Amid reports of discrimination against transgender and non-binary school pupils, activists are calling for national non-discriminatory uniform guidelines.
The recent reopening of schools saw a furore erupt on a Western Cape school social media group over a “boy wearing a dress”, highlighting the lack of consistent and constitutionally appropriate policies on the issue.
While South Africa’s constitution affirms the equal rights of citizens when it comes to gender and sexual orientation, some school governing bodies continue to enforce ad hoc discriminatory policies, often with the support of parents.
In July last year, a 16-year-old transgender Strand High School student, who refused to wear a dress, was barred from wearing the grey trousers worn by boys in the school.
In October, pop star-turned-preacher Heinz Winckler was accused of heading a group of parents questioning a Somerset West school’s decision to embrace a transgender pupil’s gender identity.
While the Western Cape Education Department has promised to finalise its long-awaited Guidelines on Gender Identity and Sexual Orientation in Public Schools, the Commission for Gender Equality (CGE) says that trans-affirming uniform guidelines must be implemented on a national basis.
“Homophobia in South African schools can no longer be tolerated and ignored,” said the CGE in a statement, noting that “occurrences of homophobic bullying are rampant in South African schools…”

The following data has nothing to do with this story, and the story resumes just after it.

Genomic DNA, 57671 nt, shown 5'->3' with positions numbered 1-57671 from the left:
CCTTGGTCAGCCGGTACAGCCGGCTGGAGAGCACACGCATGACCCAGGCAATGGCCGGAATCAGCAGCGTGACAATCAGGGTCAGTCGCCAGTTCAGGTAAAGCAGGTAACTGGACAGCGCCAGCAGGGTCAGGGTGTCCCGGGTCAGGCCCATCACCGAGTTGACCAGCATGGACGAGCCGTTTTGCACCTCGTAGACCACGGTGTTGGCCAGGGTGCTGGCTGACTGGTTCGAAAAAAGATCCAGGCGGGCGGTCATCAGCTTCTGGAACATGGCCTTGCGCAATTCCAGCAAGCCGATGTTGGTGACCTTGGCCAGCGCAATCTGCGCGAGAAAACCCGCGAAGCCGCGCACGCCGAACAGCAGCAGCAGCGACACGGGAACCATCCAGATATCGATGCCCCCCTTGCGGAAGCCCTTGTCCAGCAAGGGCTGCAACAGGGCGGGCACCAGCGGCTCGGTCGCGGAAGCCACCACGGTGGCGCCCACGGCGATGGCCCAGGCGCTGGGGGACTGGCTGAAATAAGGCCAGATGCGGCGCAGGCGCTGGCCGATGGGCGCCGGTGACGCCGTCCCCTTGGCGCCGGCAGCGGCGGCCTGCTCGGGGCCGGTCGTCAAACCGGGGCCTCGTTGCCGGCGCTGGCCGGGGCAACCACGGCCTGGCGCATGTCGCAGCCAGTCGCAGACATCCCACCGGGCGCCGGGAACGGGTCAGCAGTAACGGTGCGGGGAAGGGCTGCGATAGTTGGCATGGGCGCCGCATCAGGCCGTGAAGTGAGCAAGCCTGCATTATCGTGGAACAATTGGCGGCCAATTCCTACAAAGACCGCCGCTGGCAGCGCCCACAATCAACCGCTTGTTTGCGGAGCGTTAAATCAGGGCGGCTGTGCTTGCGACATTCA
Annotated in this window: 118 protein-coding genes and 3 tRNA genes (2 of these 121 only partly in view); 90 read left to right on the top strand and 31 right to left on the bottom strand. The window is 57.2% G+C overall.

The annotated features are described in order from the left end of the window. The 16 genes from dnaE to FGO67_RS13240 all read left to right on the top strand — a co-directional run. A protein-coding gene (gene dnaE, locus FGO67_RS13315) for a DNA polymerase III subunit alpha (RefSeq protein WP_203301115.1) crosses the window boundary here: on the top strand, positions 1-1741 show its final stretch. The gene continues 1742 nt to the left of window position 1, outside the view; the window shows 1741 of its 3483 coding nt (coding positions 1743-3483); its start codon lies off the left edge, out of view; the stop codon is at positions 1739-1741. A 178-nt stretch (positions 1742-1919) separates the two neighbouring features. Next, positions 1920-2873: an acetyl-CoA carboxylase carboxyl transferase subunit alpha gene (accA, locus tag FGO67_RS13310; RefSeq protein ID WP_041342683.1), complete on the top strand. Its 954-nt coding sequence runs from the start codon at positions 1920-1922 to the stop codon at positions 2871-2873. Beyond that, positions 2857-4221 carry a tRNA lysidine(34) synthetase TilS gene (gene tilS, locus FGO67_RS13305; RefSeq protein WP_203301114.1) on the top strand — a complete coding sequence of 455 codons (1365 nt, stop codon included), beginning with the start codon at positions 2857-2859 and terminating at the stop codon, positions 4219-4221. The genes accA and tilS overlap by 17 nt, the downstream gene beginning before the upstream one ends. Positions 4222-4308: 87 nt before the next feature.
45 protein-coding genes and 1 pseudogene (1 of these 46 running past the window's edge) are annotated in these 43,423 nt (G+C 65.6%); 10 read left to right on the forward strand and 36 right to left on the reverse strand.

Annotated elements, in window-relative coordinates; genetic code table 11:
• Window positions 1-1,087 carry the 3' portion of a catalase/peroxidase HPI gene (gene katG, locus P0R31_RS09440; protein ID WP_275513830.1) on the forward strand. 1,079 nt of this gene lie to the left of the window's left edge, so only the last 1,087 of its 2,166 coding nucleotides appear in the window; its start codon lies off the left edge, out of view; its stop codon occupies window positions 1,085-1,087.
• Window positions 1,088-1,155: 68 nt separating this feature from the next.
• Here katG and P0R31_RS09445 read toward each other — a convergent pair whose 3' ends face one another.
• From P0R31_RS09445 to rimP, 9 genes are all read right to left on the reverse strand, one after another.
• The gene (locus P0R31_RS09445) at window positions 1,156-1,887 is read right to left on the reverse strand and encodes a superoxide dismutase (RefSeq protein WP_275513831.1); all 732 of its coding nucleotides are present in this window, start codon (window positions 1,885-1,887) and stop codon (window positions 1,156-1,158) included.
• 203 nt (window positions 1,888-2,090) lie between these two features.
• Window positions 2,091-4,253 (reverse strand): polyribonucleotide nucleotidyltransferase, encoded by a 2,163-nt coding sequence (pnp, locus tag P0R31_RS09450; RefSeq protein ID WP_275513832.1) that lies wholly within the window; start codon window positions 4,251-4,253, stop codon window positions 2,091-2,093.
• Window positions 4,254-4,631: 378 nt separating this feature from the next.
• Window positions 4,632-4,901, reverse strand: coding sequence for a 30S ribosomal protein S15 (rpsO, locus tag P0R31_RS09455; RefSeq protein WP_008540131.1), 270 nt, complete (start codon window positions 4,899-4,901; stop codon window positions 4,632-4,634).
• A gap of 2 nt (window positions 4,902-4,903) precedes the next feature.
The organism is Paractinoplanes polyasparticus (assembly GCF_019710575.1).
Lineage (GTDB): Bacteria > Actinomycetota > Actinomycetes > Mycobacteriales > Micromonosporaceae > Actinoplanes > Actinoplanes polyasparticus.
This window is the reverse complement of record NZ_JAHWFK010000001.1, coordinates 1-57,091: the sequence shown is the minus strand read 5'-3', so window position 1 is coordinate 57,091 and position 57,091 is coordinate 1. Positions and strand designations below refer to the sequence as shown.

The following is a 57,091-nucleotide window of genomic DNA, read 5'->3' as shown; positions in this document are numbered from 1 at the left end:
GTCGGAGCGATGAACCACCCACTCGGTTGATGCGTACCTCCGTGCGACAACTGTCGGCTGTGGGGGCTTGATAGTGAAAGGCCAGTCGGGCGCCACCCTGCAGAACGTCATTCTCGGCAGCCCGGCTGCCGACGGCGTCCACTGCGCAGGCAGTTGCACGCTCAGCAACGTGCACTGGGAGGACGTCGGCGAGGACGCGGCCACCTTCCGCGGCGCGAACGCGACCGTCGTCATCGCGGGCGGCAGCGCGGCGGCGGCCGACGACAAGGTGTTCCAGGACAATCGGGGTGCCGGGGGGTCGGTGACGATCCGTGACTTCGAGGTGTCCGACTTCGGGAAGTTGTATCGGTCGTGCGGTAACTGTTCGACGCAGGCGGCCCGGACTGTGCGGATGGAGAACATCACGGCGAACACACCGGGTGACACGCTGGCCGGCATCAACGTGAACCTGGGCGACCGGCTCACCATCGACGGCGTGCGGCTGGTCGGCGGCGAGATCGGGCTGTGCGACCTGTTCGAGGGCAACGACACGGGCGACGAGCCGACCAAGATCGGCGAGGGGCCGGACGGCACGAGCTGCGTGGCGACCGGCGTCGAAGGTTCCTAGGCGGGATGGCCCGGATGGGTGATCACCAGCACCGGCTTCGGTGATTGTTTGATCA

A 2016 report by OUT LGBT Well-being, found that 56% of LGBT South Africans surveyed said they’d experienced discrimination based on their sexuality or gender identity while attending school.
The commission called on the Department of Basic Education to “employ a non-discrimination principle in its National Guidelines on School Uniforms.”
According to CGE Spokesperson Javu Baloyi, “The existing Draft National Guidelines on School Uniforms do not address this issue adequately.”
Baloyi asserted that “Unfortunately, the existing draft guidelines continue to reinforce sexist and discriminatory separation of ‘girls and boys’ leaving little room for LGBTI students being able to wear uniforms that fit with their gender expression.”
Although the guidelines state that school uniform practices cannot “impede access to education in any manner” or “infringe any constitutional rights of persons,” it makes no reference at all to accommodating transgender or non-binary school pupils.
Speaking to the Cape Argus, Triangle Project research, advocacy and policy manager Estian Smit said that “Boys should be allowed to wear a dress as part of their school uniform.”
Smit argued that “Schools need to adopt dress codes that allow for gender-neutral uniforms and creative combinations of clothing items, which any learner should be able to wear regardless of their gender identity or sex. Not doing so, constitute human rights violations.”
Baloyi said that the CGE will be following up with relevant stakeholders “to ensure that a finalised National guideline on School Uniforms is expedited [so that] LGBTI students are protected from further gender discrimination.”
Baloyi added: “The Commission for Gender Equality calls upon the Department of Basic Education to redraft the existing guidelines to accord with the rights to human dignity, the right to education [and] freedom of expression.”